The House Republican Leader is calling for the resignation of Rep. Jeff Fortenberry, R-Neb., after he was convicted on three counts including lying to the federal investigators.
Fortenberry, formerly the top Republican on the House Ag Appropriations subcommittee, was convicted by a federal jury in Los Angeles of scheming to falsify and conceal material facts and two counts of making false statements to federal investigators. The Department of Justice was investigating an illegal $30,000 contribution to Fortenberry’s 2016 reelection campaign from a foreign national, and investigators say he made false and misleading statements to cover up his knowledge of the contribution’s origin.
The Nebraska Republican stepped down from his committee posts when he was first indicted and is now facing calls from House GOP Leader Kevin McCarthy, R-Calif., to resign.
“He had his day in court, if he wants to appeal, he can go do that as a private citizen,” McCarthy told reporters during a news conference at the House GOP retreat. “I think when someone is convicted it’s time to resign.”
Fortenberry has signaled he intends to appeal the conviction, telling reporters outside the courthouse “it was going to be hard to have a fair process here, so this appeal starts immediately.”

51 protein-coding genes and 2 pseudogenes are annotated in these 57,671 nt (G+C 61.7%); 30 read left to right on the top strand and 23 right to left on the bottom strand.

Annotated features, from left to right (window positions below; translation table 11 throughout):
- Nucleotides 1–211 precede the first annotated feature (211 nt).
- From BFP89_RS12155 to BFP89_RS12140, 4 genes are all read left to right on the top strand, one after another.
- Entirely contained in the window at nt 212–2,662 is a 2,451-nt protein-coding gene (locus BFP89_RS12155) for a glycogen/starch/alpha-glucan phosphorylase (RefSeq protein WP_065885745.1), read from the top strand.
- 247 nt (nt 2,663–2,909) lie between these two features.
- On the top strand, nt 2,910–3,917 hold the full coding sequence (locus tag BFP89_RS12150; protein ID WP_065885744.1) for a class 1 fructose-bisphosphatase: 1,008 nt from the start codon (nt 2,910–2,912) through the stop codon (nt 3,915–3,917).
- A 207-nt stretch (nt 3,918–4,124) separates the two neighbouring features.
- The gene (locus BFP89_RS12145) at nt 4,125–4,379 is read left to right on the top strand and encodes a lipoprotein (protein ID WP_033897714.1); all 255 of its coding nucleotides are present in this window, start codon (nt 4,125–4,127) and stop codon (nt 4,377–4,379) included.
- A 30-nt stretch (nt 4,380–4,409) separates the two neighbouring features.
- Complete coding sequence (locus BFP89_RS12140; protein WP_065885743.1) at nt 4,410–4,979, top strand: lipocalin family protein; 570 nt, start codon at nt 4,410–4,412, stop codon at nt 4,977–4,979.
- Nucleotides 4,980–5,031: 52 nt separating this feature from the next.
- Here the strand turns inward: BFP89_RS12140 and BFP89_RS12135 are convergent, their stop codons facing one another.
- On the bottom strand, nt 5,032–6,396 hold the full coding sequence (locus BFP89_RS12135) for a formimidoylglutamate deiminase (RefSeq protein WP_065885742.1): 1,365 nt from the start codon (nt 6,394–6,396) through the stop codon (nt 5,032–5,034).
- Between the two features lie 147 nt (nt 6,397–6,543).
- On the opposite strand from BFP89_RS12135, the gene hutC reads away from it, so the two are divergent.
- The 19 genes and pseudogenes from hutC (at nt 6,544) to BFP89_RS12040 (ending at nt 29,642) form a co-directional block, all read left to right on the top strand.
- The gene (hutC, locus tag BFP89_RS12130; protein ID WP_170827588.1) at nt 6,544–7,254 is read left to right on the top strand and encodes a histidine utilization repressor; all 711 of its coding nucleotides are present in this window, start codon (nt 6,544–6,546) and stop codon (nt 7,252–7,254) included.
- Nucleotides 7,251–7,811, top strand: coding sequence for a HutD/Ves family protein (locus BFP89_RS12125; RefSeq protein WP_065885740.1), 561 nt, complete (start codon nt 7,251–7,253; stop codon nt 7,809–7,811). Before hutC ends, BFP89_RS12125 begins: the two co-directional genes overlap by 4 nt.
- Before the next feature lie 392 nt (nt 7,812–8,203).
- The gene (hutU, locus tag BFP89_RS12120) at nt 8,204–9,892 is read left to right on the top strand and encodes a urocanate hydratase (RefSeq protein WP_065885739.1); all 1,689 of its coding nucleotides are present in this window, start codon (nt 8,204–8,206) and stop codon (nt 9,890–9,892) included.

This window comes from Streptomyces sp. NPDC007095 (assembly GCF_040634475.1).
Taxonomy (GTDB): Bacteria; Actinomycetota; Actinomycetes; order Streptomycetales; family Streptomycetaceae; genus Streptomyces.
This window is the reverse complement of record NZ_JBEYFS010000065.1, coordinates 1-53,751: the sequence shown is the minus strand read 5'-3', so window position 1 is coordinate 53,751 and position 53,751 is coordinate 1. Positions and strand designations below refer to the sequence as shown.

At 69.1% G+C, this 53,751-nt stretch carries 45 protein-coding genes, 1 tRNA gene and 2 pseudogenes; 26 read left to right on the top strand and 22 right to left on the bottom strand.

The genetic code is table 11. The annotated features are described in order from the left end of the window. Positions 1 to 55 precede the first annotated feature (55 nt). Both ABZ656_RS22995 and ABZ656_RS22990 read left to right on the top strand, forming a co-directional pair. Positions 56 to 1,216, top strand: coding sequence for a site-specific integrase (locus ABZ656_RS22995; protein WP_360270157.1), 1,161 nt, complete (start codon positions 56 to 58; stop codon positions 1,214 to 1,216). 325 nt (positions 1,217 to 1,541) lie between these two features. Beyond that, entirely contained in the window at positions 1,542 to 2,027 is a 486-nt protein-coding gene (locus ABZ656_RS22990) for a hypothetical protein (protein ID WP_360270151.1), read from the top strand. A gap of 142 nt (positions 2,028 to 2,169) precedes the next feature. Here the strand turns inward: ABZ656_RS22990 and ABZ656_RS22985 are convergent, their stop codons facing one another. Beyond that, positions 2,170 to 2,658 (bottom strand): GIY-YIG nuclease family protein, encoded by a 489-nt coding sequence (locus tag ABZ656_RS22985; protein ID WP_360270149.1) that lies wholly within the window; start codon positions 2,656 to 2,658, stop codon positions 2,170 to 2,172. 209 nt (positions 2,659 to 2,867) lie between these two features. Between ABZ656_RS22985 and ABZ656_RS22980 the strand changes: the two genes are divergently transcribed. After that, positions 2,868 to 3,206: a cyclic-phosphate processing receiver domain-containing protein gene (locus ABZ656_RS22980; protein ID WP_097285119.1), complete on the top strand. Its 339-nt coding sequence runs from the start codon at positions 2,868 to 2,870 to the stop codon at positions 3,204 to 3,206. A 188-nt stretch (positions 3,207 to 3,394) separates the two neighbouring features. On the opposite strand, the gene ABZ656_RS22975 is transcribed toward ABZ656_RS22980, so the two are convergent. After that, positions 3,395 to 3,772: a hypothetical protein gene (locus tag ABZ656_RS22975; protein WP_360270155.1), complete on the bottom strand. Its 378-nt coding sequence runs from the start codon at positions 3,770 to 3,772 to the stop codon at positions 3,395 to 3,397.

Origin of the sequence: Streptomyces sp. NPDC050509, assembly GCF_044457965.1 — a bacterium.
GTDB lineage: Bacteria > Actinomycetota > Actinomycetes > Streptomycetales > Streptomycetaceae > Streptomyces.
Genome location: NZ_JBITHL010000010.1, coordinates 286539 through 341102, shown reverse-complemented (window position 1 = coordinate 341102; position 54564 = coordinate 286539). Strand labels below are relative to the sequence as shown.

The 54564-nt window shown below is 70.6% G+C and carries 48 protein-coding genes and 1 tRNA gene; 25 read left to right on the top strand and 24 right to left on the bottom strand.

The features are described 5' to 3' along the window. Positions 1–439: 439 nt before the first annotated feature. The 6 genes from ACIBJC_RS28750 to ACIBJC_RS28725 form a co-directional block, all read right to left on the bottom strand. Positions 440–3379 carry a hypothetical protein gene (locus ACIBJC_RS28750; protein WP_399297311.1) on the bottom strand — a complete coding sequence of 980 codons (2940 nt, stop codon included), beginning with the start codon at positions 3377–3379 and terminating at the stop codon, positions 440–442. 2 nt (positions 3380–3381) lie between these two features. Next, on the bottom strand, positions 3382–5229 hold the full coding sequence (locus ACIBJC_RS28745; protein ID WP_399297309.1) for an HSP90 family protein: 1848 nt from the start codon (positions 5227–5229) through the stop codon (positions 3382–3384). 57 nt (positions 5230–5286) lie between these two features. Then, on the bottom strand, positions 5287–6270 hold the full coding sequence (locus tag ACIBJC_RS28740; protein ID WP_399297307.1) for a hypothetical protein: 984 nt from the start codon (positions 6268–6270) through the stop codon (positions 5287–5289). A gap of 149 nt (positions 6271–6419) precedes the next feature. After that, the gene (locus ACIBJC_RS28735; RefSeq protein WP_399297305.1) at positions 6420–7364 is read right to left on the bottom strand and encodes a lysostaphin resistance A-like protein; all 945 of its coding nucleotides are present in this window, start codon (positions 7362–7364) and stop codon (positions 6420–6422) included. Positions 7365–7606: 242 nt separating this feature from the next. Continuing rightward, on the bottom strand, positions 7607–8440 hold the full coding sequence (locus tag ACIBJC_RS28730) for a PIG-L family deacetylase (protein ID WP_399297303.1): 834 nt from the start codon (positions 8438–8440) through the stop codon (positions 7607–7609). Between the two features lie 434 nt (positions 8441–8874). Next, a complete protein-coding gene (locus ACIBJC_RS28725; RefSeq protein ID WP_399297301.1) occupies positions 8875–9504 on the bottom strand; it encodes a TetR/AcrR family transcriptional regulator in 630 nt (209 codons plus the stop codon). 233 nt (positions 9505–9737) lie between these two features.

He has not yet signaled any intent to step down or suspend his reelection campaign. Fortenberry was running for reelection in Nebraska’s 1st District, where he is facing a primary challenge from Mike Flood, a state senator and former speaker of the Nebraska House.
Pete Ricketts, the GOP Governor of Nebraska, has already endorsed Flood in the primary race and called for Fortenberry's resignation on Friday. In a statement to the Nebraska Examiner, Ricketts said he hoped Fortenberry "will do the right thing and resign so his constituents have that certainty while he focuses on his family and other affairs."
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Convicted felons can legally serve in the House of Representatives but can be subject to censure or expulsion. House Speaker Nancy Pelosi has also called for his resignation, saying his conviction “represents a breach of the public trust and confidence in his ability to serve.”
Rep. Andy Harris, R-Md., was named the acting Ranking Member of the subcommittee in November following Fortenberry's departure and continues to serve in that role.
Fortenberry is scheduled to be sentenced on June 28. Each charge comes with a maximum of five years in prison.
U.S. Attorney Tracy L. Wilkison said in a press release the conviction helps secure American elections.
“After learning of illegal contributions to his campaign, the congressman repeatedly chose to conceal the violations of federal law to protect his job, his reputation and his close associates,” she said. “The lies in this case threatened the integrity of the American electoral system and were designed to prevent investigators from learning the true source of campaign funds.”
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